Outlaw country and western singer-songwriters are a rarity nowadays, but one man still burns the flame and is happy to wave it in the face of those that cheapen American country. Texan Dale Watson, now in his 50s, still bears tattoos, sports a leather jacket and writes songs about truckin’ and beerswillin’ like he hasn’t aged a day. A Southern man at heart, he does have something in common with many Australians – having had a horrible experience with Tiger Airways.
“I had to tell the crowd [on my last Australian tour], ‘We don’t have CDs,’” Watson recalls. Tiger had lost a box full of his albums. Three months later, home and still CD-less without a cent refunded to him, Watson did what any decent scorned musician would do: he wrote and recorded a song criticising Tiger. ‘Tiger Airways, We Don’t Care-ways’, he called it.
He’s critical too of the state of country music, because as he puts it, ‘country’ now means commercialised artists like Kenny Chesney or Taylor Swift. “They’ve taken the term over. It’s not about music and that type of thing, more what makes money, what sells to teenage girls.” Watson became so disillusioned by what people were associating with country, he essentially coined a new genre term, ‘Ameripolitan’ – more Jimmy Rogers and Johnny Cash than Woody Guthrie or Steve Earle, he explains.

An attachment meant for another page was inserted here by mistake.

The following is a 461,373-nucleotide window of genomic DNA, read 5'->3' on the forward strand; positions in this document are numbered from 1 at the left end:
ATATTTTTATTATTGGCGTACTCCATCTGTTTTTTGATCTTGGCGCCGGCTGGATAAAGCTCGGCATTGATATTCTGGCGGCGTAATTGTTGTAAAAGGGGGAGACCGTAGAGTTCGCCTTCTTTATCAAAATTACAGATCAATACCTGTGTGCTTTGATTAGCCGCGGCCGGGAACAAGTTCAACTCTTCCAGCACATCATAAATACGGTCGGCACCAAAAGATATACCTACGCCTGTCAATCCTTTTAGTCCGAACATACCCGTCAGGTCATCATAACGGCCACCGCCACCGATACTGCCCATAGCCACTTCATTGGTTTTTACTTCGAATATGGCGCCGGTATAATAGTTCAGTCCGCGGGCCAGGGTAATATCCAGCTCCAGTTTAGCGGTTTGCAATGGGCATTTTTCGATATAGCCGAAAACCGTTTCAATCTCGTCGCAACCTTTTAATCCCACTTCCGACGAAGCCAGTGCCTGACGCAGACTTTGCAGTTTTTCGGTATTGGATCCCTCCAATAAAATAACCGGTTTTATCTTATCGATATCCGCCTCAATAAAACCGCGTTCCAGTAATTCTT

Though Watson’s had a long career and is substantially famous in his own right, he’s never had an album chart in the US mainstream. But where albums like Whiskey Or God, Cheatin’ Heart Attack and I Hate These Songs (to name a few) have failed, his new release El Rancho Azul debuted at number 57 on the US Heat charts and number 36 on the Country charts.
He can’t quite explain why this album and not others has made such an impact. Maybe it’s due to the fact he’s been around so long, “or maybe people are starting to get more savvy in the way they listen to stuff and the kind of stuff they want to listen to.” The ranch named in the album title is real too. “Friends of mine own it and we go up there and play shows sometimes, kick up dust, have a dance. It’s a good Texas time.” Does that explain why there are so many drinking songs on the album? “It would explain that,” he laughs heartily.
Appearing on the Late Show With David Letterman for the first time cannot have hurt either; Watson noting it was a “huge gig”. “It helped the shows and the attendances and our recognition out there, definitely,” Watson says, though it’s not as if he hadn’t had brushes with fame before – Johnny Knoxville of Jackass fame, a big fan, directed and starred in a video clip for the aptly titled ‘Hollywood Hillbilly’a few years back. “I went up to his house in the Hollywood Hills and you can literally see Sunset Boulevard from his porch. He’s got his iPod connected to his house sound system, which is louder than anything I’ve ever heard, and he’s got it blarin’ Johnny Cash and Hank Williams. The police had to come tell him to turn it down! He’s got a three-legged dog and we played pool and drank moonshine. It was surreal being in the Hollywood Hills and feeling like you were in Knoxville, Tennessee.”
And beyond an artist’s obligation to speak highly of his next destination, Watson is genuine in his appreciation for the fans and truckers who offered to help recover his CDs from the airport on that fateful previous visit. “I’ve never had a bad experience in Australia and the people are just fantastic. I really look forward to going back.”
BY GARRY WESTMORE